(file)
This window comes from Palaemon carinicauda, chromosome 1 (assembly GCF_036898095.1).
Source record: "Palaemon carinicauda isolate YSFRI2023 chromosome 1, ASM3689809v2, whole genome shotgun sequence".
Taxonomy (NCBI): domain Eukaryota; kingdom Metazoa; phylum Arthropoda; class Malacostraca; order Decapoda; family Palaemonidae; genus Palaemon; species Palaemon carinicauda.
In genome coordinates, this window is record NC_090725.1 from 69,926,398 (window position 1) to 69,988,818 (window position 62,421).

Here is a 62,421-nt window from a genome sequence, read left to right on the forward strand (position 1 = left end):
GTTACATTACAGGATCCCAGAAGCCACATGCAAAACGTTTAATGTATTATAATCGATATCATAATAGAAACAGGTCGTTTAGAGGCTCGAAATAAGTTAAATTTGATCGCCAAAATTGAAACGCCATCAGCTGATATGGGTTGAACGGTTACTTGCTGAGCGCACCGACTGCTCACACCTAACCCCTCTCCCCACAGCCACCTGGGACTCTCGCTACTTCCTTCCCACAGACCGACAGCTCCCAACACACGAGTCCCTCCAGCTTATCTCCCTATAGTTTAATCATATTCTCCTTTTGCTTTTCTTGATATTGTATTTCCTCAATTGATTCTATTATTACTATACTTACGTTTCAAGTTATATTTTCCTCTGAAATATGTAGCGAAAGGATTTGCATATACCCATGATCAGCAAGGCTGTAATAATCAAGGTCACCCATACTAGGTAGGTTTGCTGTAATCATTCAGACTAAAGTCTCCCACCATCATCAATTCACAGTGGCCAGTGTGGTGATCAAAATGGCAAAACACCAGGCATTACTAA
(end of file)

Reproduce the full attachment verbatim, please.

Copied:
This window comes from Palaemon carinicauda, chromosome 1 (assembly GCF_036898095.1).
Source record: "Palaemon carinicauda isolate YSFRI2023 chromosome 1, ASM3689809v2, whole genome shotgun sequence".
Taxonomy (NCBI): domain Eukaryota; kingdom Metazoa; phylum Arthropoda; class Malacostraca; order Decapoda; family Palaemonidae; genus Palaemon; species Palaemon carinicauda.
In genome coordinates, this window is record NC_090725.1 from 69,926,398 (window position 1) to 69,988,818 (window position 62,421).

Here is a 62,421-nt window from a genome sequence, read left to right on the forward strand (position 1 = left end):
GTTACATTACAGGATCCCAGAAGCCACATGCAAAACGTTTAATGTATTATAATCGATATCATAATAGAAACAGGTCGTTTAGAGGCTCGAAATAAGTTAAATTTGATCGCCAAAATTGAAACGCCATCAGCTGATATGGGTTGAACGGTTACTTGCTGAGCGCACCGACTGCTCACACCTAACCCCTCTCCCCACAGCCACCTGGGACTCTCGCTACTTCCTTCCCACAGACCGACAGCTCCCAACACACGAGTCCCTCCAGCTTATCTCCCTATAGTTTAATCATATTCTCCTTTTGCTTTTCTTGATATTGTATTTCCTCAATTGATTCTATTATTACTATACTTACGTTTCAAGTTATATTTTCCTCTGAAATATGTAGCGAAAGGATTTGCATATACCCATGATCAGCAAGGCTGTAATAATCAAGGTCACCCATACTAGGTAGGTTTGCTGTAATCATTCAGACTAAAGTCTCCCACCATCATCAATTCACAGTGGCCAGTGTGGTGATCAAAATGGCAAAACACCAGGCATTACTAA